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Robert Reich: George W. Bush as Hurricane Isaac

Hurricane Isaac may end up reminding voters of the legacy of George W. Bush.
Image from Flickr via NASA Goddard Photo and Video

By Robert Reich
By arrangement with Robert Reich

There is nothing Republicans would rather the American people forget more than George W. Bush, who doesn’t even have a bit-part at the GOP convention opening in Tampa. 

But W’s ghost may be there, anyway.

The National Weather Service says tropical storm Isaac is now heading for New Orleans, and Isaac is projected to become a Category 1 hurricane by the time it makes landfall  late Monday or early Tuesday.

Isaac is very likely to revive memories of the Bush administration’s monumental incompetence in dealing with the needs of Americans caught in Hurricane Katrina.

And if the public remembers the Bush administration’s incompetence with Katrina, they may also recall the Bush administration’s incompetence and its lies about weapons of mass destruction in Iraq—which led us into that devastating war.

We’re still living with George W. Bush’s legacy … which is a truth that Romney is desperate to put out of our minds. He wants to blame the bad economy, and most of everything else, on Obama.

And the public may recall how George W. Bush took the $5 trillion surplus Bill Clinton bequeathed to him and turned it into a $6 trillion budget deficit by slashing taxes, mostly on the rich, and by creating an expensive new Medicare drug benefit that helped drug companies more than it helped seniors.

The public might even recall how the Bush administration tried not to see what Wall Street was up to when the Street went on a rampage of risky bets, and then, when Wall Street was about to melt down, pushed Congress into approving a no-strings bailout—both of which cost the nation billions more.

Indeed, we’re still living with George W. Bush’s legacy—the last Republican to occupy the White House—which is a truth that Romney is desperate to put out of our minds. He wants to blame the bad economy, and most of everything else, on Obama. 

The GOP was intent on not even bringing up Bush’s name at the GOP convention, because the former president might also remind Americans how little the Republicans care about average Americans, like those caught in Hurricane Katrina, and how much they care about top corporate and Wall Street executives, like those being entertained in Tampa.

But Hurricane Isaac seems likely to remind Americans anyway.

Let us hope and pray Isaac doesn’t cause the disaster of Katrina. We can at least be confident that the Obama administration will respond as the Bush administration didn’t.

But the split screen on the TV newscasts—part GOP convention, part Hurricane Isaac bashing into the Gulf Coast—may nonetheless pose a public-relations disaster for the GOP.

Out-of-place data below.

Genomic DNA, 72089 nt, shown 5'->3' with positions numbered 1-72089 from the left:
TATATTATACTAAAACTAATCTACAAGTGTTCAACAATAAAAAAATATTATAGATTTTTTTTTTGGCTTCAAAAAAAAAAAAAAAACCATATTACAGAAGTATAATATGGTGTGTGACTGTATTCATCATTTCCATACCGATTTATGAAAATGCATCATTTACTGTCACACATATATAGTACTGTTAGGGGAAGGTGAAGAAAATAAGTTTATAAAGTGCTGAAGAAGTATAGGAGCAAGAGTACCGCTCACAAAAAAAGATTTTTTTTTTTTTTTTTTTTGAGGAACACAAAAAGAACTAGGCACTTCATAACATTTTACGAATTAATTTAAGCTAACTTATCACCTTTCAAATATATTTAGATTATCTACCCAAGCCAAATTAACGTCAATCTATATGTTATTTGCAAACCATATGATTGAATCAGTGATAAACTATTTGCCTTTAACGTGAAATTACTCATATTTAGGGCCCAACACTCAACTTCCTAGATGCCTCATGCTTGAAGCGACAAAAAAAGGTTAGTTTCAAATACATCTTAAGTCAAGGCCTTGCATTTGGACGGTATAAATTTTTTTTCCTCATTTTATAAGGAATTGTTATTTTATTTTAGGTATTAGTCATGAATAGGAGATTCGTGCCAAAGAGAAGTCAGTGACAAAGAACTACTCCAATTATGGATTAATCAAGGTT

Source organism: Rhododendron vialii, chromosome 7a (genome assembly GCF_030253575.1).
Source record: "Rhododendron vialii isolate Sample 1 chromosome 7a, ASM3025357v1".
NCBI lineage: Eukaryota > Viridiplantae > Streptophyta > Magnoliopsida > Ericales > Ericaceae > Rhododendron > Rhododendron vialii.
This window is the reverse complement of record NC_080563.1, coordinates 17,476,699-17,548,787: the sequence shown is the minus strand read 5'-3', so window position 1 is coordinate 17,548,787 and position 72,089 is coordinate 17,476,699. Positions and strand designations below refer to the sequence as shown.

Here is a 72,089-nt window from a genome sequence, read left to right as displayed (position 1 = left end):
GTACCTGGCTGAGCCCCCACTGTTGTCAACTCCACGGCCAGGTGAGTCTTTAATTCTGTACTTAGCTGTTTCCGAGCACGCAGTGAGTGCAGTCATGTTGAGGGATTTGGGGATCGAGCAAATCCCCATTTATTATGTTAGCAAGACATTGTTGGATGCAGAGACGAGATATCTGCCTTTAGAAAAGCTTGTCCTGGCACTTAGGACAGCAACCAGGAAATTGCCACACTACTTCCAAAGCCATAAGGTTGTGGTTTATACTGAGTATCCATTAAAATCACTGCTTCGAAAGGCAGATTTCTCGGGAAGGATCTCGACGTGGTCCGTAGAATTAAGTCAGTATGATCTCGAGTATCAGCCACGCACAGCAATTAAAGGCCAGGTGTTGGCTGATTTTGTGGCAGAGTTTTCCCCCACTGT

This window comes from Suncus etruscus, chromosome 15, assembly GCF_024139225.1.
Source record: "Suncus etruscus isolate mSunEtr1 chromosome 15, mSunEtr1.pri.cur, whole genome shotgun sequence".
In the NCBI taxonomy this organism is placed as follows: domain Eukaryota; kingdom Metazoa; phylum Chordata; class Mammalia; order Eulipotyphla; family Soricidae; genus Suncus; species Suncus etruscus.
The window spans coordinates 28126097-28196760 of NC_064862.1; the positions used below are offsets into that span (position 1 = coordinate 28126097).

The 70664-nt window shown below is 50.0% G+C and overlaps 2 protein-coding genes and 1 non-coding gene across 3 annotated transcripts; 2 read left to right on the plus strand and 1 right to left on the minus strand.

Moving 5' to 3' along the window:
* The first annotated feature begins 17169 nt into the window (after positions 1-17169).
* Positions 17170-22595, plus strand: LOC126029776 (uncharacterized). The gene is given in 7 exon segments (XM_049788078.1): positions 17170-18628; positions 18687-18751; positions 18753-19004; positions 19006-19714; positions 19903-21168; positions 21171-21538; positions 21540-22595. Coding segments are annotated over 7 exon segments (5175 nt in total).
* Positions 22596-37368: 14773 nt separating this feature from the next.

Author Image

Robert B. Reich, one of the nation’s leading experts on work and the economy, is Chancellor’s Professor of Public Policy at the Goldman School of Public Policy at the University of California at Berkeley. He has served in three national administrations, most recently as secretary of labor under President Bill Clinton.

Time Magazine has named him one of the ten most effective cabinet secretaries of the last century. He has written thirteen books, including his latest best-seller, Aftershock: The Next Economy and America’s Future; The Work of Nations: Preparing Ourselves for 21st Century Capitalism which has been translated into 22 languages; and his newest, an e-book, Beyond Outrage. His syndicated columns, television appearances, and public radio commentaries reach millions of people each week. He is also a founding editor of the American Prospect magazine, and Chairman of the citizen’s group Common Cause. His widely-read blog can be found at

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3 comments for Robert Reich: George W. Bush as Hurricane Isaac

  1. Comment by Stephen in Ottawa on August 28, 2012 at 3:29 pm

    How ironic would it have been, since hurricane names surface alphabetically, for Isaac to have been named George? It is so evident that George W. quietly slid out the back door of the White House when he left, rarely to surface again. His disastrous legacy clearly reflects the wide spread carnage of bad decisions and poor judgement made by a man who was operating way out of his depth and intellect… except that in this case, the financial catastrophe that resulted from his time in office has affected several generations of people who are now drowning in debt across the country. One of the great mysteries of our time will be how did he ever get voted in to a second term? It’s too bad that Obama faced a mountain of challenges that the GOP had created right from day one. Hopefully, his second term will give him a true opportunity to indeed deliver the change he promised without any insurmountable hurdles or barriers blocking his way. It’s up to rational, logical American voters to give him that chance. I don’t want to even think of the alternative outcome with Romney taking the reins of power and foolishly driving the country’s economy at breakneck speed down a proverbial dead end street.

  2. Comment by vanderleun on September 3, 2012 at 10:52 am

    Isaac reminds more of ex-President Obama. Big promise and then a lot of damp people and some more trashed neighborhoods.

  3. Comment by Bill Jones on September 4, 2012 at 8:57 pm

    But we surely are entitled to say
    “heck of a job, Brownie”?

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